Spring awakening

The calendar tells us that we are well into the spring season now. Our local Pacific Northwest weather has been hinting to us that summer is not far behind. Rather than an April filled with cold, gray, wet days, we have enjoyed some very refreshing downpours of rain followed by days of sunshine and temperatures up to the low 80s! After three days of having the windows open all day and working out in the garden in short pants and a tee shirt, it is easy to forget we are just in the month of April. Reality refreshes the memory the next day when temperatures drop 25 degrees, blustery winds bring in dark clouds and the rain returns. Back and forth it has been this month, giving me several good working days in the garden and confidence that everything is still being irrigated with our natural rain.

Fresh, colorful, new foliage begins to emerge as springtime awakens in the Jean Iseli Memorial Garden with warmer temperatures and sunny, blue skies.

Clearing out the two spaces where I will grow fresh vegetables and herbs, and the back corner where the native, larger tree seedlings will be planted, I believe I am ready to begin delineating the new, enlarged bed spaces for planting my ornamental conifers and other exciting plants. Once we have more dry days in a row than wet ones, I think our soil will drain enough that I can bring out the rototiller and begin grinding up the old lawn grass to build new beds and expand upon those already there.

One of the first planting projects will be to create the privacy “hedges” on the borders of the property. I enclosed the word, hedges, with quotes because I do not intend to plant a single row of one plant type along the border to create privacy—what fun would that be? No, I’ll be planting a selection of plants that will serve the same purpose as a privacy hedge without the mono-culture monotony with will help prevent an insect or disease infestation as well as make the whole thing much more visually appealing.

Over the years of writing this blog I have discussed alternatives to traditional hedge-row planting, and I will be putting those ideas to work in my new garden. Since the new privacy screen will essentially run along the length of my property, I’ll be keeping in mind the “garden rooms” that will flow and change along the length of the screen and those changes will influence my choices in screening plants to use. I will need to keep in mind the movement of the sun and be careful not to place screening plants that will grow too tall and shade out adjacent space designed for full sun exposure. Likewise, I will certainly plan the right specimens that will provide needed summer, late afternoon/evening shade to outdoor seating spaces. Not all areas will require the same level of privacy, so I will very likely plan some smaller privacy plants in more localized spaces to provide that extra level of screening desired for sun-bathing or skinny-dipping in the grandchild’s wading pool.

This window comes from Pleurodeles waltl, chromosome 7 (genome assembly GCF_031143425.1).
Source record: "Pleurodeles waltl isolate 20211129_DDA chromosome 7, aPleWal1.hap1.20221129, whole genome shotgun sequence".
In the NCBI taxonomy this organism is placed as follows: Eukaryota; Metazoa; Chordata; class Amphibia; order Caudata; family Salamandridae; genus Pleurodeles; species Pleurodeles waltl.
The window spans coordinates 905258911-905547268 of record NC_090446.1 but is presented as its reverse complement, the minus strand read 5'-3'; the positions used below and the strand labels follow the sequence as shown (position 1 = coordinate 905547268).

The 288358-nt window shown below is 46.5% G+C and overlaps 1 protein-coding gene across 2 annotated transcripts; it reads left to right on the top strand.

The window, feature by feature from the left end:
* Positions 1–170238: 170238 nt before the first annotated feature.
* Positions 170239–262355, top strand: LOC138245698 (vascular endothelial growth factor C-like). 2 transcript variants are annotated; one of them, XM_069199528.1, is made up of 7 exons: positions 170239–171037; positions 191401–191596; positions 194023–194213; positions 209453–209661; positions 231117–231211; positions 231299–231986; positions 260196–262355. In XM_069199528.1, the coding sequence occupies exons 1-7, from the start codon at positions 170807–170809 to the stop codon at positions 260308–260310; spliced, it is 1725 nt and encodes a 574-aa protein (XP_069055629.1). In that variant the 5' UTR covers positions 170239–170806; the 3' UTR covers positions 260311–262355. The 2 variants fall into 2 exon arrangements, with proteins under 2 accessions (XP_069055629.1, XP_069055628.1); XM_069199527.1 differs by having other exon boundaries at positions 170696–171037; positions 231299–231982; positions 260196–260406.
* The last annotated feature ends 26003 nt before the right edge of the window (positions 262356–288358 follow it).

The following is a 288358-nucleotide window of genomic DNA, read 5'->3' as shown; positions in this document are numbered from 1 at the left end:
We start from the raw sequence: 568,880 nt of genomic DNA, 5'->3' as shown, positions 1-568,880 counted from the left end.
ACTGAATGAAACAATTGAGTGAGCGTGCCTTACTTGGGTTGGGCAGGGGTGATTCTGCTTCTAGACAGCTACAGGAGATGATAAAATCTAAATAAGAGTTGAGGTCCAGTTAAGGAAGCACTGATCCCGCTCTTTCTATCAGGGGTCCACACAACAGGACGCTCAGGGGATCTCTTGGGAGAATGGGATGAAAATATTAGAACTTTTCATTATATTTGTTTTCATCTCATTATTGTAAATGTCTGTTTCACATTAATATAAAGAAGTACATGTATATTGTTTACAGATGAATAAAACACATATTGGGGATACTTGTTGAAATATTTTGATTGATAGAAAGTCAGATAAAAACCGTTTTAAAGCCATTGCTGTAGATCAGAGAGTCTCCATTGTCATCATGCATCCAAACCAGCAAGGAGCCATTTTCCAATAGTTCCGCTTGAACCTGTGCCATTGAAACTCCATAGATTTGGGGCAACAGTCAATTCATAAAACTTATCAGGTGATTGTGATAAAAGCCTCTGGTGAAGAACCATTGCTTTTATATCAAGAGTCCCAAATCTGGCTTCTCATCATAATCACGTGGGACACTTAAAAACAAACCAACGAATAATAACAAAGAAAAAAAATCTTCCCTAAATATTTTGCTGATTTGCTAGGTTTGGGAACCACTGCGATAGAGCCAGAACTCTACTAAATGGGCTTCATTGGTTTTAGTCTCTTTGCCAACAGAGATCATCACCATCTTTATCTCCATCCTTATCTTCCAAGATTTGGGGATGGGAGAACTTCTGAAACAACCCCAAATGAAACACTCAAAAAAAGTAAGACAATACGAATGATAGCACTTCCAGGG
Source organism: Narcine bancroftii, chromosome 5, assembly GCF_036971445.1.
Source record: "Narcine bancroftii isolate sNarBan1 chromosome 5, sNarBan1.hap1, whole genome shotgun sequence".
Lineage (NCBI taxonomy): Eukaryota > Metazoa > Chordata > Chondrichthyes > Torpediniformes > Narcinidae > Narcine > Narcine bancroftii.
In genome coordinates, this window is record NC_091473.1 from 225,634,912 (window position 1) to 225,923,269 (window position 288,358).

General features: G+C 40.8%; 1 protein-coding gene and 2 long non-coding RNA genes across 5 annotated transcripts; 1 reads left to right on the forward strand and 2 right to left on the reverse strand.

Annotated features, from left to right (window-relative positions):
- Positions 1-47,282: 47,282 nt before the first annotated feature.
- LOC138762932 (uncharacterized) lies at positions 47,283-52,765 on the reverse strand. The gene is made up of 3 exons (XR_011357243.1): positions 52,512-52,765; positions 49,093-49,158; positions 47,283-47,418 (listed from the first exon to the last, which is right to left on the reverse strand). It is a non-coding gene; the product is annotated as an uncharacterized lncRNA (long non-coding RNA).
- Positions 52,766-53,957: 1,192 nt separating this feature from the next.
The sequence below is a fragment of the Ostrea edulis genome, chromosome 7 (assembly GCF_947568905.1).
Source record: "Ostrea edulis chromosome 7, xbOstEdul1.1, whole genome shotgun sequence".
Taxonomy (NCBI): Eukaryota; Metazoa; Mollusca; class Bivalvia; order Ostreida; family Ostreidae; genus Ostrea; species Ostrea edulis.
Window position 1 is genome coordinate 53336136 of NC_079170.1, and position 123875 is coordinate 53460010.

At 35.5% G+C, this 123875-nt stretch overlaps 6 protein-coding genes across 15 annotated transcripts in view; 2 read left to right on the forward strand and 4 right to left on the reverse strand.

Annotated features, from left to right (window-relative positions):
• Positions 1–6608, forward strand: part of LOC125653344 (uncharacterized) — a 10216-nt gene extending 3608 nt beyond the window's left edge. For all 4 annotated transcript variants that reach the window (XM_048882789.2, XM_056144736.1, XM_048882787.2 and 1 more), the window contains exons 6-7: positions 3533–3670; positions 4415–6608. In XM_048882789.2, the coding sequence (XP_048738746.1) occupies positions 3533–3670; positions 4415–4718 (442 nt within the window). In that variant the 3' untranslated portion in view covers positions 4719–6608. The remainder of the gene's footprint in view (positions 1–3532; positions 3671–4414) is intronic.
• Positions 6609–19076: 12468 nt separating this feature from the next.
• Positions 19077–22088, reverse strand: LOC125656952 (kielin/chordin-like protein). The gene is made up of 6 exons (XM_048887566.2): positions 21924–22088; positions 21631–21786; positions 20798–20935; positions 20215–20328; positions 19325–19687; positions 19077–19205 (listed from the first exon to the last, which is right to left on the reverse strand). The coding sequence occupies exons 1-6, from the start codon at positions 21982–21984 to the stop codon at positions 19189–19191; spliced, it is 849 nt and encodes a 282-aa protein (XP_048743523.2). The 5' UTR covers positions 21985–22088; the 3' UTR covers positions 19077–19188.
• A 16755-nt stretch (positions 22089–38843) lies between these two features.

Next time I will begin to describe my choices for different kinds of screening and how to mix plants for efficiency and aesthetic appeal. I hope you’ll join me!

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9 thoughts on “Spring awakening

  1. I too am about to create a privacy “hedge” and I can’t wait to read what you will plant. I too am in the PNW near Seattle. Please include some photos. I read your blog every time it appears and enjoy it always

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  2. I have created some of my own privacy screening with hybrid conifers over the years (25) I’ve lived here. It’s both fun and frustrating to watch the sizes of these make some of my plans fail and others succeed. Good luck with yours, I’ll be following the progress and hopefully learning a few things too. Thanks, John

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  3. Hi, I really like “The Amazing World of Conifers”! I live in NW Montana, which can be pretty dry in the summer. I’m in the process of replacing my lawn with native wild flowers, which means I have to put up an electric fence to keep the deer out. An electric fence isn’t the prettiest thing to look at, but necessary here. I’d like to plant some nice conifers (which would grow no more than 8-10 feet high) in front of the electric fence posts. What would you recommend, please?

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    1. I have only had the pleasure of visiting MO once in my lifetime – it was a memorable visit. I hope to return one day. Regarding your question, there will be a few things to consider. First, the USDA hardiness zone where you are located. I am going to guess that in NW Montana you will likely be in Zones 4 or 5. Once your local zone is determined, then you can look at plants that are hardy for that area. You mention plants that will grow “no more than 8-10 feet high”. Since conifers never stop growing, you will want to consider how important that height is to you. I presume you have an expected lifetime of 20 to 50 more years or so. If you choose a conifer that will grow to only 10 feet in 20 years, it will be a rather slow grower, but if it needs to be no larger in 50 years, then it will need to be a very dwarf plant indeed. You don’t mention how wide the plant may grow. There are conifers that grow wider than tall and may work well for you. Also, you might consider something like the Weeping Norway spruce (Picea abies ‘Pendula’) that is staked to attain height and then it weeps to the ground from that point. You could stake the plant to 8 feet and let it go.

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  4. Lovely to see the different colours of the conifers. Thanks for sharing! I have just started a poetry blog here on WordPress and today’s post is about Spring flowers in case you have time to have a look? Have a good afternoon, Sam 🙂

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